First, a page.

GE wants to grow its presence in Korea

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GE wants to grow its presence in Korea


Christopher S.W. Khang

When he first got his job as CEO of GE Korea, Christopher S.W. Khang was given a special mission by GE Chairman Jeffrey Immelt: bring the global conglomerate more business from Korea.

“The chairman said he sees Korea everywhere but not within GE, which means GE Korea is still small,” the 51-year-old, who started the job five months ago, said.

At a New Year’s meeting where CEOs of overseas GE branches gathered to set goals, Immelt mentioned the various strengths of Korea, especially its strength in the information technology field, and said the veteran of Cisco Systems and Compaq Computer should explore them. “When I saw him in January, the chairman was very interested in Korea,” Khang told the Korea JoongAng Daily. “So, I pledged to prove how Korea can contribute to international business.”

GE has had a presence in Korea for more than a century, but its brand recognition remains low against local brands like Samsung and Hyundai.

“Our mission is to address global challenges by providing our technologies and making investments,” Khang said. “GE is involved not only in profitable businesses, but also businesses that are necessary to solve global problems.”

GE first entered Korea by installing lamps in Geoncheong Palace within Gyeongbok Palace in 1887. It currently operates in the energy, capital, health care, aviation and transportation fields.

The company wants to be known as “an advanced infrastructure, technology and service company to solve the world’s challenges in energy, health care, aviation and capital.

“In the past, the focus of growth was on developing technology and products, but today, it has shifted towards striking a balance between business and the market it is operating in,” he said.

“What I need to do at GE as a growth-seeking CEO is to pursue a comprehensive growth of the local market, while expanding GE Korea’s operations,” he said.


Khang has been in the roller-coaster IT industry for three decades, experiencing frequent economic, social and political changes, he said.

He earned the nickname “the restructuring expert.”

“I’ve got such an image probably because I experienced many M&As during the Asian financial crisis, the collapse of the dotcom bubble and the latest global financial crisis,” he said.

Khang’s appointment has encouraged many GE Korea employees because he’s known to be aggressive, a GE official said.

Korea has other strengths besides those related to IT, Khang said.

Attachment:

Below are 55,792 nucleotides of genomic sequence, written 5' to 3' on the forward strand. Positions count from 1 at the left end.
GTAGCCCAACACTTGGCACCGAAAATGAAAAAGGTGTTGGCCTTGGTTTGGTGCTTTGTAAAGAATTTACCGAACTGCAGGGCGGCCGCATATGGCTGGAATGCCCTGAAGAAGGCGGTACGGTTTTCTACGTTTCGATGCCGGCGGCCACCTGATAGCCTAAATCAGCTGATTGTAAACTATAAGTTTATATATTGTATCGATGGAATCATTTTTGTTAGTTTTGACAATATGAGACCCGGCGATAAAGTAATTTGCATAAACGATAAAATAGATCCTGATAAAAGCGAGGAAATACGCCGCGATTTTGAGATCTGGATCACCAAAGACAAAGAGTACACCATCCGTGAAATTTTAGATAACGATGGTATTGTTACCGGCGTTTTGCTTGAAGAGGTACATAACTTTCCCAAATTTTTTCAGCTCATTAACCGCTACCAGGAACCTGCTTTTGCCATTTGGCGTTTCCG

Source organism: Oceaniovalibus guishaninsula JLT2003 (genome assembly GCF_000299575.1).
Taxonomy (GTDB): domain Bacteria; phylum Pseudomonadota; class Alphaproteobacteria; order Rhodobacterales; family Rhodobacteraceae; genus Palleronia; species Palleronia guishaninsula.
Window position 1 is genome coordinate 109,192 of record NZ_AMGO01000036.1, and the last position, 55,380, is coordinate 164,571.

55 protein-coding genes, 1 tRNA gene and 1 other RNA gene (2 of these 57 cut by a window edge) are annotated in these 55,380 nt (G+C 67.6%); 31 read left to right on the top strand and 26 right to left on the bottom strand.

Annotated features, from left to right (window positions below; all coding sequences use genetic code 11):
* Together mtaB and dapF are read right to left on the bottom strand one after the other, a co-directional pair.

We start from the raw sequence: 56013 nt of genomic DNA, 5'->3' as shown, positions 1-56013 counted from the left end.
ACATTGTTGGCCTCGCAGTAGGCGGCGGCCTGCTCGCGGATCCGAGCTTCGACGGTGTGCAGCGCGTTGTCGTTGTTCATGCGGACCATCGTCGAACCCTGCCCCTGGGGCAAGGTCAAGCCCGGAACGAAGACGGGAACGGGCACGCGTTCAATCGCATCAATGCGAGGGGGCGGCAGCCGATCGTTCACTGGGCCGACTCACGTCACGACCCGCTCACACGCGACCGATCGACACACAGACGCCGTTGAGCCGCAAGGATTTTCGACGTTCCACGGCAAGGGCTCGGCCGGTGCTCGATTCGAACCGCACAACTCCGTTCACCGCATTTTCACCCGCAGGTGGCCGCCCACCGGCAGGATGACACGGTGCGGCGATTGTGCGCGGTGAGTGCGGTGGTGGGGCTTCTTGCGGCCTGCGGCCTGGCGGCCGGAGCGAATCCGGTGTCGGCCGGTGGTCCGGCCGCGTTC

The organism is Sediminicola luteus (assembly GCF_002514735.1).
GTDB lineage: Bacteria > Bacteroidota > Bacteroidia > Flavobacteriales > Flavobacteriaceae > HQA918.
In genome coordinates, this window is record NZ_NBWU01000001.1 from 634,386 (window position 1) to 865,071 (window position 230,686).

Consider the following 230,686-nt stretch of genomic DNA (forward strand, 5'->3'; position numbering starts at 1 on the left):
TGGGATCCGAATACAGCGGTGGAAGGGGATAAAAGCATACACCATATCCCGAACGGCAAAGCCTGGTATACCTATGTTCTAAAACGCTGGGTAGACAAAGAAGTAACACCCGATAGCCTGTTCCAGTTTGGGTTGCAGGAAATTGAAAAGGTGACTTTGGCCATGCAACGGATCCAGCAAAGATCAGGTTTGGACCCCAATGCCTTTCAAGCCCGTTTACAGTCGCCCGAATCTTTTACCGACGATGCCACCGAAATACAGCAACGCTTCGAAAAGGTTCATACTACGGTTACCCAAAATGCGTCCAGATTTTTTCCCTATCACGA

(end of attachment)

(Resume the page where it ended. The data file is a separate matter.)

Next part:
“Korea’s shipbuilding industry is incomparable to others, so I’m considering the country’s shipbuilding capability to be aligned with GE,” he said.

Khang’s experience abroad has given him a global perspective. He suggested a somewhat global view for further development of the Korean shipbuilding industry.

“Rather than operating separately, a combination of the technological advantages that the big three shipbuilders - Hyundai Heavy Industries, Samsung Hyundai Industries and Daewoo Shipbuilding & Marine Engineering - each possess would produce greater synergy effects,” Khang said.

Khang also aims to utilize the country’s IT ability for the health care sector. “It is not easy for most seniors to use mobile devices. Establishing an environment where such people can receive tele-diagnosis services is one of my tasks,” he said. “Korea is the most adequate market to implement pilot projects due to its outstanding infrastructure, including the world’s fastest LTE networks.”

With GE’s technologies and global networks, Khang plans to boost partnerships with local businesses. “GE could help them make inroads into new markets more easily via its well-established global networks,” he said. “Actually, GE Korea has been cooperating with outbound Korean companies since a few years ago. Much collaboration has been made in the engineering, procurement and construction (EPC) field.”

GE is noteworthy in Korea for its tough evaluation system by former chairman Jack Welch, which encouraged units to get rid of their bottom ten percent of employees.

“When we talk about the bottom 10, we should consider two axes at the same time: performance and potential,” Khang said. “There are some people who show good performances in the present, but don’t have further potential. And some are not performing well, but they show potential. It is a very hard job to evaluate employees correctly based on their performances and potential.”

By Kim Tae-jin, Song Su-hyun []

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